The coolest five-year-old in America, Tyler Nothstein, was wandering around a USA Cycling brunch in Sydney, showing off an autographed newspaper photo of him and his famous daddy, Marty. But the signature was not his father's; it said, rather, TYLER. At least that was what the block letters vaguely resembled, certainly nothing Mrs. Minich can't fix now that Tyler is back in her kindergarten class at Weisenberg Elementary near the Nothsteins' home in New Tripoli, a country town tucked away in northeastern Pennsylvania. Tyler has so much to tell his classmates: He collected Olympic pins, saw the Botanic Gardens, ate in a restaurant that looked out on the Opera House. Then he did something not listed in any guidebook to Australia: He took a surprise bicycle ride with his daddy around the Olympic velodrome as 6,000 people cheered. This could be the mother of all show-and-tells.
"The gold medal," Marty said as Tyler fidgeted on his lap last Friday. "You can bring the gold medal to school."
Tyler had seen his daddy win championships before. But when Marty plucked Tyler out of the stands, he wanted to make sure the boy knew that this gold medal was special. Marty had come to Sydney not to march in the opening ceremonies or to make friends from faraway lands at the Olympic Village. He had come to win the match sprint, to win it convincingly, to prove he is the fastest man on wheels. If this unfiltered arrogance made him the difficult child of the Olympic family, tough.
For four years, ever since a strong and sly German named Jens Fiedler had nipped him for gold in Atlanta, Nothstein had plotted. Every mile he rode and every ounce he lifted were pointed to this moment. He lost 12 pounds. He changed the contours of his body. He trained voraciously. The blond moppet who clung to his neck with one hand and waved to the smitten crowd with the other was the one who needed to understand the significance of it all: This was why Daddy sometimes had to go away and leave you and your little sister, Devon; why he's staying in an apartment in Sydney while you, Devon, Mommy and Nana are staying in a hotel.
Nothstein, the first U.S. track cycling gold medalist in a non-boycotted Olympics since 1904, held up the medal as he slowly pedaled. "It doesn't get any better than this, Tyler," Marty said over the wall of sound.
"I know," said the coolest five-year-old in America.
You dole out your life story to your children a little at a time, no more than they can handle in one sitting. Maybe someday after supper, when Tyler is old enough to write in connected letters, Marty will tell him about the match sprint semifinal back in 2000: It was a dandy. The four cyclists—Nothstein, Fiedler and a pair of Frenchmen named Florian Rousseau and Laurent Gan�—had combined for 14 Olympic or world titles; it was like a Duke-Kansas-North Carolina-Kentucky Final Four banked at 42 degrees. Fiedler was the two-time Olympic champ, but Nothstein's coach, Gil Hatton, had been telling him all day that he was the fastest and strongest cyclist in the world, and Nothstein believed him. The 250-meter oval had been a front-runner's track all week, but Nothstein hung back at Fiedler's shoulder and then reeled him in like a trout, pumping those 30-inch thighs—the gams of the XXVII Olympiad—and winning the best-of-three semifinal in two straight races.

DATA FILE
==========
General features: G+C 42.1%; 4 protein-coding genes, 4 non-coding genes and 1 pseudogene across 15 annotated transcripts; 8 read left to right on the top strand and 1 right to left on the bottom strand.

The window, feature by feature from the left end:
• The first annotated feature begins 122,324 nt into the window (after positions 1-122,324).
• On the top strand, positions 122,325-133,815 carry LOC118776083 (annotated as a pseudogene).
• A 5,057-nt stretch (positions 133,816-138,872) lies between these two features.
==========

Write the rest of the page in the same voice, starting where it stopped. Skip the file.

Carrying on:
Rousseau never had a chance in the final either. Nothstein whipped him in two straight too, turning to peek with 50 meters left in the second sprint. This was the exclamation point. This was setting the record straight.
As the 6'2", 210-pound Nothstein stood on the podium and listened to the national anthem, he was a long way from the skinny teenager coming home with his first racing frame. The fourth of five children, he had been riding since he was younger than Tyler is now, going up ramps, popping wheelies, once riding down the cellar steps and scaring the wits out of the women in his mother's ceramics class. He went on to make his high school football team, but he came home one day and announced that he was giving up other sports to concentrate on cycling. He was already thinking about an Olympic gold medal.
He had everything going in his favor: genetics (his great-grandfather Martin Nothstein raced high-wheeled bicycles), attitude, geography. The Nothstein family lived in Trexlertown, three minutes from the Lehigh Valley Velodrome, right in the middle of nowhere. Friday-night bike races in T-Town are a miniature version of Friday-night football in West Texas. If the Nothsteins had lived elsewhere, Marty might be playing tailback for the Redskins.